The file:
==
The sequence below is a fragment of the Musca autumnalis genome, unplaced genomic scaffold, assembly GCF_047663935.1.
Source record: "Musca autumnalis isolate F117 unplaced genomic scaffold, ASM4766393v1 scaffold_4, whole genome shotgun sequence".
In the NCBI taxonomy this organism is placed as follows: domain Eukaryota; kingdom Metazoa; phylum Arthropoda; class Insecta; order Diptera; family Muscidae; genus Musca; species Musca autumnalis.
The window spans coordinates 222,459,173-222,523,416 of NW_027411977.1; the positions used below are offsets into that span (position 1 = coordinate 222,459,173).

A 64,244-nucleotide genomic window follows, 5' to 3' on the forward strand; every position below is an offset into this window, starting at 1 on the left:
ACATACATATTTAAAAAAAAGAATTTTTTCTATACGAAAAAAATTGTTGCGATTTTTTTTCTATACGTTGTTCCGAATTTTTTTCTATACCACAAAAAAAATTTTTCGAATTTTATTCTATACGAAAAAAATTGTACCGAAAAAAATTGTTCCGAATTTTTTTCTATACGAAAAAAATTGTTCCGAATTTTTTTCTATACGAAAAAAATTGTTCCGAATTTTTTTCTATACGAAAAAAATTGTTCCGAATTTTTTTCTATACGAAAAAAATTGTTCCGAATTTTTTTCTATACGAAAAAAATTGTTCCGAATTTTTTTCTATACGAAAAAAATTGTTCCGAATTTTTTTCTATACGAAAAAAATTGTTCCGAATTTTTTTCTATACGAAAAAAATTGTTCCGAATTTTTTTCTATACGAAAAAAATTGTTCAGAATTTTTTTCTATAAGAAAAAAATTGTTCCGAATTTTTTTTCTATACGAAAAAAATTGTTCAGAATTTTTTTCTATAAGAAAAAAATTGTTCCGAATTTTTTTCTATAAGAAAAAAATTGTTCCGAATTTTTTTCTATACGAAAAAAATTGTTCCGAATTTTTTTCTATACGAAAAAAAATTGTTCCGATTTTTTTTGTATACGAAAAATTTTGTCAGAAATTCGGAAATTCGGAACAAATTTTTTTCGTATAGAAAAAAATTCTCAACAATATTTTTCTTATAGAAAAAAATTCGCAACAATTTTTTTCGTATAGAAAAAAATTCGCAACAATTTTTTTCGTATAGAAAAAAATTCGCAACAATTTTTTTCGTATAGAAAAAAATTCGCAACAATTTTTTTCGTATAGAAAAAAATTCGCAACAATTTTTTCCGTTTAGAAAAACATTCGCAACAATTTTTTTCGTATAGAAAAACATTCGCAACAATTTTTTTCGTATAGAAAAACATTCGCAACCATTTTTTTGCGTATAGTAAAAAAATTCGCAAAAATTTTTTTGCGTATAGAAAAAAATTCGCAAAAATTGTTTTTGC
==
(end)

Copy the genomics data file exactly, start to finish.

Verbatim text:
The sequence below is a fragment of the Musca autumnalis genome, unplaced genomic scaffold, assembly GCF_047663935.1.
Source record: "Musca autumnalis isolate F117 unplaced genomic scaffold, ASM4766393v1 scaffold_4, whole genome shotgun sequence".
In the NCBI taxonomy this organism is placed as follows: domain Eukaryota; kingdom Metazoa; phylum Arthropoda; class Insecta; order Diptera; family Muscidae; genus Musca; species Musca autumnalis.
The window spans coordinates 222,459,173-222,523,416 of NW_027411977.1; the positions used below are offsets into that span (position 1 = coordinate 222,459,173).

A 64,244-nucleotide genomic window follows, 5' to 3' on the forward strand; every position below is an offset into this window, starting at 1 on the left:
ACATACATATTTAAAAAAAAGAATTTTTTCTATACGAAAAAAATTGTTGCGATTTTTTTTCTATACGTTGTTCCGAATTTTTTTCTATACCACAAAAAAAATTTTTCGAATTTTATTCTATACGAAAAAAATTGTACCGAAAAAAATTGTTCCGAATTTTTTTCTATACGAAAAAAATTGTTCCGAATTTTTTTCTATACGAAAAAAATTGTTCCGAATTTTTTTCTATACGAAAAAAATTGTTCCGAATTTTTTTCTATACGAAAAAAATTGTTCCGAATTTTTTTCTATACGAAAAAAATTGTTCCGAATTTTTTTCTATACGAAAAAAATTGTTCCGAATTTTTTTCTATACGAAAAAAATTGTTCCGAATTTTTTTCTATACGAAAAAAATTGTTCCGAATTTTTTTCTATACGAAAAAAATTGTTCAGAATTTTTTTCTATAAGAAAAAAATTGTTCCGAATTTTTTTTCTATACGAAAAAAATTGTTCAGAATTTTTTTCTATAAGAAAAAAATTGTTCCGAATTTTTTTCTATAAGAAAAAAATTGTTCCGAATTTTTTTCTATACGAAAAAAATTGTTCCGAATTTTTTTCTATACGAAAAAAAATTGTTCCGATTTTTTTTGTATACGAAAAATTTTGTCAGAAATTCGGAAATTCGGAACAAATTTTTTTCGTATAGAAAAAAATTCTCAACAATATTTTTCTTATAGAAAAAAATTCGCAACAATTTTTTTCGTATAGAAAAAAATTCGCAACAATTTTTTTCGTATAGAAAAAAATTCGCAACAATTTTTTTCGTATAGAAAAAAATTCGCAACAATTTTTTTCGTATAGAAAAAAATTCGCAACAATTTTTTCCGTTTAGAAAAACATTCGCAACAATTTTTTTCGTATAGAAAAACATTCGCAACAATTTTTTTCGTATAGAAAAACATTCGCAACCATTTTTTTGCGTATAGTAAAAAAATTCGCAAAAATTTTTTTGCGTATAGAAAAAAATTCGCAAAAATTGTTTTTGC